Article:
Transcription and imprinting dynamics in developing postnatal male germline stem cells

Transcription and imprinting dynamics in developing postnatal male germline stem cells
Title:
Transcription and imprinting dynamics in developing postnatal male germline stem cells
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Genes & Development
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Publication Date:
06 November 2015
Citation:
Transcription and imprinting dynamics in developing postnatal male germline stem cells Saher Sue Hammoud, Diana H.P. Low, Chongil Yi, Chee Leng Lee, Jon M. Oatley, Christopher J. Payne, Douglas T. Carrell, Ernesto Guccione, and Bradley R. Cairns Genes Dev. November 1, 2015 29: 2312-2324; doi:10.1101/gad.261925.115
Abstract:
Postnatal spermatogonial stem cells (SSCs) progress through proliferative and developmental stages to populate the testicular niche prior to productive spermatogenesis. To better understand, we conducted extensive genomic profiling at multiple postnatal stages on subpopulations enriched for particular markers (THY1, KIT, OCT4, ID4, or GFRa1). Overall, our profiles suggest three broad populations of spermatogonia in juveniles: (1) epithelial-like spermatogonia (THY1+; high OCT4, ID4, and GFRa1), (2) more abundant mesenchymal-like spermatogonia (THY1+; moderate OCT4 and ID4; high mesenchymal markers), and (3) (in older juveniles) abundant spermatogonia committing to gametogenesis (high KIT+). Epithelial-like spermatogonia displayed the expected imprinting patterns, but, surprisingly, mesenchymal-like spermatogonia lacked imprinting specifically at paternally imprinted loci but fully restored imprinting prior to puberty. Furthermore, mesenchymal-like spermatogonia also displayed developmentally linked DNA demethylation at meiotic genes and also at certain monoallelic neural genes (e.g., protocadherins and olfactory receptors). We also reveal novel candidate receptor–ligand networks involving SSCs and the developing niche. Taken together, neonates/juveniles contain heterogeneous epithelial-like or mesenchymal-like spermatogonial populations, with the latter displaying extensive DNA methylation/chromatin dynamics. We speculate that this plasticity helps SSCs proliferate and migrate within the developing seminiferous tubule, with proper niche interaction and membrane attachment reverting mesenchymal-like spermatogonial subtype cells back to an epithelial-like state with normal imprinting profiles.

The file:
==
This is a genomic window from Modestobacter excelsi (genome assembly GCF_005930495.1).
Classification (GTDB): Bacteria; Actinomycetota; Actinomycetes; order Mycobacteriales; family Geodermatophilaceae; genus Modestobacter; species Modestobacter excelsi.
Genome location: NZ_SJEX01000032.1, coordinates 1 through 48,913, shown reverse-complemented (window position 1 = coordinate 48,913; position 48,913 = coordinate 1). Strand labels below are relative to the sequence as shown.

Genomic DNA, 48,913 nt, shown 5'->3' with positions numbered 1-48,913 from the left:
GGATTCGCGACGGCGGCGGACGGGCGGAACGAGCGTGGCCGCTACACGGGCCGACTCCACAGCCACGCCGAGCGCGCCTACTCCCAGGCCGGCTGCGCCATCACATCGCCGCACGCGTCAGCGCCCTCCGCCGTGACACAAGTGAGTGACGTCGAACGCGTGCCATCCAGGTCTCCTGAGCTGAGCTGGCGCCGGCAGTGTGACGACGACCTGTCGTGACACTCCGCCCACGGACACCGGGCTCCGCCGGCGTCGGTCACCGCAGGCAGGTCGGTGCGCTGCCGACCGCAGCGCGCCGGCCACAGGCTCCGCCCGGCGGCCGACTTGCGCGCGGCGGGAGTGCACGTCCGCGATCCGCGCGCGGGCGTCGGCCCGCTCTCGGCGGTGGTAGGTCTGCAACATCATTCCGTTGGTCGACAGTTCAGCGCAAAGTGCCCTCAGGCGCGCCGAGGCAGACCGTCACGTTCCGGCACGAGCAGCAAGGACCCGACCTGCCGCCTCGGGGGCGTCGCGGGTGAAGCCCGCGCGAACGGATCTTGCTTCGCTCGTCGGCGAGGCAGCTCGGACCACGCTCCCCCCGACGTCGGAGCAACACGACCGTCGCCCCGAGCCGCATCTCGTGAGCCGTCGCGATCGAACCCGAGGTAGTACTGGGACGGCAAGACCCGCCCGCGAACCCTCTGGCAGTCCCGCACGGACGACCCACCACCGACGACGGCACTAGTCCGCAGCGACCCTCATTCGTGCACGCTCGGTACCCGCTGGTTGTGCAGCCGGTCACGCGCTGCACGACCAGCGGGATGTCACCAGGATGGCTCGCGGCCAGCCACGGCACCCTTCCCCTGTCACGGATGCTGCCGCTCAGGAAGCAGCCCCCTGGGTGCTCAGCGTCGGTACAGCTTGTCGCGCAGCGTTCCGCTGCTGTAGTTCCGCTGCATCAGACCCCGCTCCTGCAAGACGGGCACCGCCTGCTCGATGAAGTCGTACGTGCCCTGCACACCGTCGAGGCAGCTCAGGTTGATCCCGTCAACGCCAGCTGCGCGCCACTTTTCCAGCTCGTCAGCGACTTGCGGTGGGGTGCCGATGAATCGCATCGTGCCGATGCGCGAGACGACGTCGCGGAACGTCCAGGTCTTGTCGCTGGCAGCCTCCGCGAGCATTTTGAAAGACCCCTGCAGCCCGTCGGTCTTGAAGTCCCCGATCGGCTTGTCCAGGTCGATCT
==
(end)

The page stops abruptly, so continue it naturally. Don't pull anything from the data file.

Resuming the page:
License type:
http://creativecommons.org/licenses/by-nc/4.0/
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ISSN:
0890-9369
1549-5477
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